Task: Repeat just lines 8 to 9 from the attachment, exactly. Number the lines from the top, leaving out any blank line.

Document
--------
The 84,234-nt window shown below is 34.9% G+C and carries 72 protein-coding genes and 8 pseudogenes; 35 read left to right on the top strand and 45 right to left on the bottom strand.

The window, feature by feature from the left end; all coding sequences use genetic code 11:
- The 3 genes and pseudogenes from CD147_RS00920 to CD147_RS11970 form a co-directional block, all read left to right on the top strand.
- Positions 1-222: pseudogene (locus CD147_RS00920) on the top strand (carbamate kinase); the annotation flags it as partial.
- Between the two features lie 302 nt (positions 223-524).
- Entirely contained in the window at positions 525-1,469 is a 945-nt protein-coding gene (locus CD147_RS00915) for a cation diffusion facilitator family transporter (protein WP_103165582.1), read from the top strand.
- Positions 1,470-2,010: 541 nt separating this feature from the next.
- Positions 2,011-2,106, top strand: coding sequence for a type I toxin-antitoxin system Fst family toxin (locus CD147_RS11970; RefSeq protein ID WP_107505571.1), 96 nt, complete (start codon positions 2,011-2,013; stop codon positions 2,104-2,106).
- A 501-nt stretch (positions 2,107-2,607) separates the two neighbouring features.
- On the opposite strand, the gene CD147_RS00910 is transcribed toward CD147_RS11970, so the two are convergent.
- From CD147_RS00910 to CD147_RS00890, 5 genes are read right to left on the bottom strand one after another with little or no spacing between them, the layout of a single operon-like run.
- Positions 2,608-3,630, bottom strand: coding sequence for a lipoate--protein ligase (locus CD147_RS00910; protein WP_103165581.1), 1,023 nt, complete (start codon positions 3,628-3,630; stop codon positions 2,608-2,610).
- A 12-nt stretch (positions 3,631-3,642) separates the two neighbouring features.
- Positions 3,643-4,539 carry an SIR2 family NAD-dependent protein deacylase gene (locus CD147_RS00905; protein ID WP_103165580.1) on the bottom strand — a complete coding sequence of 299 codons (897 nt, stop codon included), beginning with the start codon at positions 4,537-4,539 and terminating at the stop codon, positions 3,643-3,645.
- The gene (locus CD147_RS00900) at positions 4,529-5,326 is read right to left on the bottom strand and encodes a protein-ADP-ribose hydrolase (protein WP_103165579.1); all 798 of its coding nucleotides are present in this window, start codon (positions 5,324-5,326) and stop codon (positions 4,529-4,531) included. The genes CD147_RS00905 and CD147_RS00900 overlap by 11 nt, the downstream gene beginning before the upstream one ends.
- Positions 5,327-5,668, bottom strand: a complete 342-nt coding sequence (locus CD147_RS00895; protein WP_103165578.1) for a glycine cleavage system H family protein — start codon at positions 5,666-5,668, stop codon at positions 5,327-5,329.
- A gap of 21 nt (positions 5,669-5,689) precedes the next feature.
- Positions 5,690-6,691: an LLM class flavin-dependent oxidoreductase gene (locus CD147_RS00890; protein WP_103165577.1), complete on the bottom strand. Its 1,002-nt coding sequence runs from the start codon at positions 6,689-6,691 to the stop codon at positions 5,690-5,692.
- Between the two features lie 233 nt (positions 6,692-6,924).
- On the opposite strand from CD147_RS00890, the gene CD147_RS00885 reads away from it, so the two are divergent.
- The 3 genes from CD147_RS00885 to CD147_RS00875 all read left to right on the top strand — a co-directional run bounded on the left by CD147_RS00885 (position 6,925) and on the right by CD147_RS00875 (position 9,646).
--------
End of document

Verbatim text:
- Positions 2,011-2,106, top strand: coding sequence for a type I toxin-antitoxin system Fst family toxin (locus CD147_RS11970; RefSeq protein ID WP_107505571.1), 96 nt, complete (start codon positions 2,011-2,013; stop codon positions 2,104-2,106).
- A 501-nt stretch (positions 2,107-2,607) separates the two neighbouring features.